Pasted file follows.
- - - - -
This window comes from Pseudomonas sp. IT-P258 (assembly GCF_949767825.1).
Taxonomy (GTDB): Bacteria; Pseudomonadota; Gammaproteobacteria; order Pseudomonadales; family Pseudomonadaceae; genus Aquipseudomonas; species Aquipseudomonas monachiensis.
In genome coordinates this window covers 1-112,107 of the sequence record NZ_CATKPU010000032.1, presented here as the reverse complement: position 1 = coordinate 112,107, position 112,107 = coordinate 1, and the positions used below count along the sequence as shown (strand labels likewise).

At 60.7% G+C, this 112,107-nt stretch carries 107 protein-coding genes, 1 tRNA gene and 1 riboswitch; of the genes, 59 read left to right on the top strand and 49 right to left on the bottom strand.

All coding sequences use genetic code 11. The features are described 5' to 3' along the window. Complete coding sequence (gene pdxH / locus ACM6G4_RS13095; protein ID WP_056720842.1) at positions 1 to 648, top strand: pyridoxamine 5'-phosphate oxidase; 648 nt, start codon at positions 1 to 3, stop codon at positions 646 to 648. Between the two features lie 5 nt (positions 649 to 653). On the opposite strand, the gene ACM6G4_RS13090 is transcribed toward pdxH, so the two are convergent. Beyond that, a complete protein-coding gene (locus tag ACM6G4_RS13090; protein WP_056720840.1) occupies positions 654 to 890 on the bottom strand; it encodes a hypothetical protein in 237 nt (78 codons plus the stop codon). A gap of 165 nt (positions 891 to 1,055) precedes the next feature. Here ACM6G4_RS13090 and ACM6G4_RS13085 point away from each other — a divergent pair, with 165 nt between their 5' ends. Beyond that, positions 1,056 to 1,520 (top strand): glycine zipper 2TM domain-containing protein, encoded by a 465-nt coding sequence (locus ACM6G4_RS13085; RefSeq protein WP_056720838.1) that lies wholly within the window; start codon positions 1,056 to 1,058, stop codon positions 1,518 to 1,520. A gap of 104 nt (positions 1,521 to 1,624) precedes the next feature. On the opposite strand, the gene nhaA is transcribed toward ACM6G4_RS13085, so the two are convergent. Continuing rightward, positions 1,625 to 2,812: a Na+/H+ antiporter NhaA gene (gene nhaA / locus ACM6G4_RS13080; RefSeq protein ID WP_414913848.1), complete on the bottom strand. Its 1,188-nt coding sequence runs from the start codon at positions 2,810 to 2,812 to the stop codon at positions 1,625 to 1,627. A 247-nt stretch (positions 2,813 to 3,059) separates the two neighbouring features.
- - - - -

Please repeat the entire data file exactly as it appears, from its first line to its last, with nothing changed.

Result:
This window comes from Pseudomonas sp. IT-P258 (assembly GCF_949767825.1).
Taxonomy (GTDB): Bacteria; Pseudomonadota; Gammaproteobacteria; order Pseudomonadales; family Pseudomonadaceae; genus Aquipseudomonas; species Aquipseudomonas monachiensis.
In genome coordinates this window covers 1-112,107 of the sequence record NZ_CATKPU010000032.1, presented here as the reverse complement: position 1 = coordinate 112,107, position 112,107 = coordinate 1, and the positions used below count along the sequence as shown (strand labels likewise).

At 60.7% G+C, this 112,107-nt stretch carries 107 protein-coding genes, 1 tRNA gene and 1 riboswitch; of the genes, 59 read left to right on the top strand and 49 right to left on the bottom strand.

All coding sequences use genetic code 11. The features are described 5' to 3' along the window. Complete coding sequence (gene pdxH / locus ACM6G4_RS13095; protein ID WP_056720842.1) at positions 1 to 648, top strand: pyridoxamine 5'-phosphate oxidase; 648 nt, start codon at positions 1 to 3, stop codon at positions 646 to 648. Between the two features lie 5 nt (positions 649 to 653). On the opposite strand, the gene ACM6G4_RS13090 is transcribed toward pdxH, so the two are convergent. Beyond that, a complete protein-coding gene (locus tag ACM6G4_RS13090; protein WP_056720840.1) occupies positions 654 to 890 on the bottom strand; it encodes a hypothetical protein in 237 nt (78 codons plus the stop codon). A gap of 165 nt (positions 891 to 1,055) precedes the next feature. Here ACM6G4_RS13090 and ACM6G4_RS13085 point away from each other — a divergent pair, with 165 nt between their 5' ends. Beyond that, positions 1,056 to 1,520 (top strand): glycine zipper 2TM domain-containing protein, encoded by a 465-nt coding sequence (locus ACM6G4_RS13085; RefSeq protein WP_056720838.1) that lies wholly within the window; start codon positions 1,056 to 1,058, stop codon positions 1,518 to 1,520. A gap of 104 nt (positions 1,521 to 1,624) precedes the next feature. On the opposite strand, the gene nhaA is transcribed toward ACM6G4_RS13085, so the two are convergent. Continuing rightward, positions 1,625 to 2,812: a Na+/H+ antiporter NhaA gene (gene nhaA / locus ACM6G4_RS13080; RefSeq protein ID WP_414913848.1), complete on the bottom strand. Its 1,188-nt coding sequence runs from the start codon at positions 2,810 to 2,812 to the stop codon at positions 1,625 to 1,627. A 247-nt stretch (positions 2,813 to 3,059) separates the two neighbouring features.